With a budget of about $31 million a year, Colorado Crisis Services has reached Coloradans 1 million times since it began six years ago.
What is the value of a life steered off drugs, away from suicide, into a better night's sleep with some untethered support to put one's life back together, sometimes in the dead of night on the phone with a trained professional who doesn't charge the caller a dime? That's how it works.
Then-Gov. John Hickenlooper and the legislature enacted the program in response to the mental health care failures that contributed to the Aurora theater shooting in 2012.
Gov. Jared Polis and the Colorado Department of Human Services' Office of Behavioral Health announced the milestone Friday for a program that averages more than 54,000 contacts a year — 74% via call or text and 26% from those who visit a crisis center, stabilization unit or mobile responder.
“Colorado Crisis Services is truly a lifeline for Coloradans struggling with behavioral health challenges,” Polis said in a statement. “Our administration is focused on providing affordable, accessible treatment in every corner of the state and reducing the stigma surrounding mental health conditions. While we have a long way to go, I am heartened to see that so many people are finding support through this vital program.”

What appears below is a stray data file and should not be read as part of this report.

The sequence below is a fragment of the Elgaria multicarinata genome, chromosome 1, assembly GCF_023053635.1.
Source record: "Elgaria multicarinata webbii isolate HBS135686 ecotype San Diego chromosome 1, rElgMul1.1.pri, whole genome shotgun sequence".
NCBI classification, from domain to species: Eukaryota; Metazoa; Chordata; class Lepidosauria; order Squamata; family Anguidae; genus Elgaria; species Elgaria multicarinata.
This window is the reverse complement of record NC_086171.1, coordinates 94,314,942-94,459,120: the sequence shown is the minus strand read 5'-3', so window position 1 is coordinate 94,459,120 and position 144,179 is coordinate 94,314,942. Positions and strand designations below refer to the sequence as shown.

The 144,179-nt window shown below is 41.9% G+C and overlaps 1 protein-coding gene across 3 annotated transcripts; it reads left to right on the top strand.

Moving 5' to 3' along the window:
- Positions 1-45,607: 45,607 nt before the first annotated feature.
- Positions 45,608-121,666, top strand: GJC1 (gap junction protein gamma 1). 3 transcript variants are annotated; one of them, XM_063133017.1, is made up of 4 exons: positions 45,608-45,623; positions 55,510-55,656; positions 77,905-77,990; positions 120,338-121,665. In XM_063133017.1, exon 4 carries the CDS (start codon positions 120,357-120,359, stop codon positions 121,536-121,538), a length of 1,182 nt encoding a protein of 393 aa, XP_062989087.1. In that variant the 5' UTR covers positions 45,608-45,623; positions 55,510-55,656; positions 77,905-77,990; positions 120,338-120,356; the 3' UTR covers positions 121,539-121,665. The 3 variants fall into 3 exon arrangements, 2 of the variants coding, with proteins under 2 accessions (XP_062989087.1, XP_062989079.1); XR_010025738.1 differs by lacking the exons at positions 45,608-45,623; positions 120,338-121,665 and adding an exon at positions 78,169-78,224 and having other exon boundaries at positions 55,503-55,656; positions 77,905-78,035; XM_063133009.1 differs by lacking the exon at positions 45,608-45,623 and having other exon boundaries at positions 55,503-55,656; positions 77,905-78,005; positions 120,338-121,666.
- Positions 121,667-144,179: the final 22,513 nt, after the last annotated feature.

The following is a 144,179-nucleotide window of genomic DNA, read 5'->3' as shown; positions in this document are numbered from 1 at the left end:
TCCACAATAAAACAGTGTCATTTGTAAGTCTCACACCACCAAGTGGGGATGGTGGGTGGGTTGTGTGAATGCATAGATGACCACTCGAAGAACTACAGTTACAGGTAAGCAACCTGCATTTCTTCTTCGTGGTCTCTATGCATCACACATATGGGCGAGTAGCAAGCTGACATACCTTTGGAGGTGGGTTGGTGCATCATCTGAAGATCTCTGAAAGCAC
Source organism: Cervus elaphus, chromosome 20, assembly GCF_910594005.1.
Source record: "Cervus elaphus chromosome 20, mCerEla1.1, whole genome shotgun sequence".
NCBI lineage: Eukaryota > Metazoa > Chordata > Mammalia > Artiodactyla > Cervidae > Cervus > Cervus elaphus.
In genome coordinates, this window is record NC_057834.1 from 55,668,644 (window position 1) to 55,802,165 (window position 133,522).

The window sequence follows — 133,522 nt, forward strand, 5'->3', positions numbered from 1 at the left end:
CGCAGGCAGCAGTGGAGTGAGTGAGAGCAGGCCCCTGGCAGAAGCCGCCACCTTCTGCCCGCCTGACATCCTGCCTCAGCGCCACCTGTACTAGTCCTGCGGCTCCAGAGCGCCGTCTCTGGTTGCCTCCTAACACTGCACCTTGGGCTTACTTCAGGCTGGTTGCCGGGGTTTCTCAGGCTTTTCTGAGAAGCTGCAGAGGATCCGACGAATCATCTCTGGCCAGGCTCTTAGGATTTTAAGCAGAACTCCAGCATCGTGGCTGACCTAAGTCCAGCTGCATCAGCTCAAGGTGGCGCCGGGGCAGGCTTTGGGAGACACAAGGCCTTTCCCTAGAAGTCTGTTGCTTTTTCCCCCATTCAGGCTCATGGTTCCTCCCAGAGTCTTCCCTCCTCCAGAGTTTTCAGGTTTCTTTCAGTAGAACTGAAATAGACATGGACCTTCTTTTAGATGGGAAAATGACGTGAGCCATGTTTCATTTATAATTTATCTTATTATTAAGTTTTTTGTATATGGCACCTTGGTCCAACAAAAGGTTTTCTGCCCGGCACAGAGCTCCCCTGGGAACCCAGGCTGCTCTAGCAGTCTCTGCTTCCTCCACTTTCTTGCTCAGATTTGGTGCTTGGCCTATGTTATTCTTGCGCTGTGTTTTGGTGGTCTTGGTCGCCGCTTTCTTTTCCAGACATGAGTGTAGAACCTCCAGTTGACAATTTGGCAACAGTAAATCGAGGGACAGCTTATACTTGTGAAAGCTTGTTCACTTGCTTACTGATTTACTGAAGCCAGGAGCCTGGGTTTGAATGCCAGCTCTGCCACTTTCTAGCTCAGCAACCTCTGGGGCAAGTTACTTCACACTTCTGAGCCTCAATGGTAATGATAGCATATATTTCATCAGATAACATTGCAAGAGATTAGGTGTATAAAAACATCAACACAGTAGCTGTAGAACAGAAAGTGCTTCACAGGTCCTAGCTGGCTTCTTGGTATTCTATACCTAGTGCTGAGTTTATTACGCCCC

Dr. Robert Werthwein, director of the Office of Behavioral Health, said he was proud the state had been there for so many people "when they most needed it.”
"More than 1 million Coloradans struggle with a behavioral health condition, so resources like Colorado Crisis Services are absolutely essential as we aim to design a system that is accessible for all," he said.
As of last year, those who reached out cited self-harm 30% of the time, situational stress 26% and substance use 11%.
The toll-free number is 1-844-493-TALK (8255), or text TALK to 38255 to speak to a trained professional around the clock. Additionally, chat services are available from 4 p.m. to 12 a.m. daily at coloradocrisisservices.org.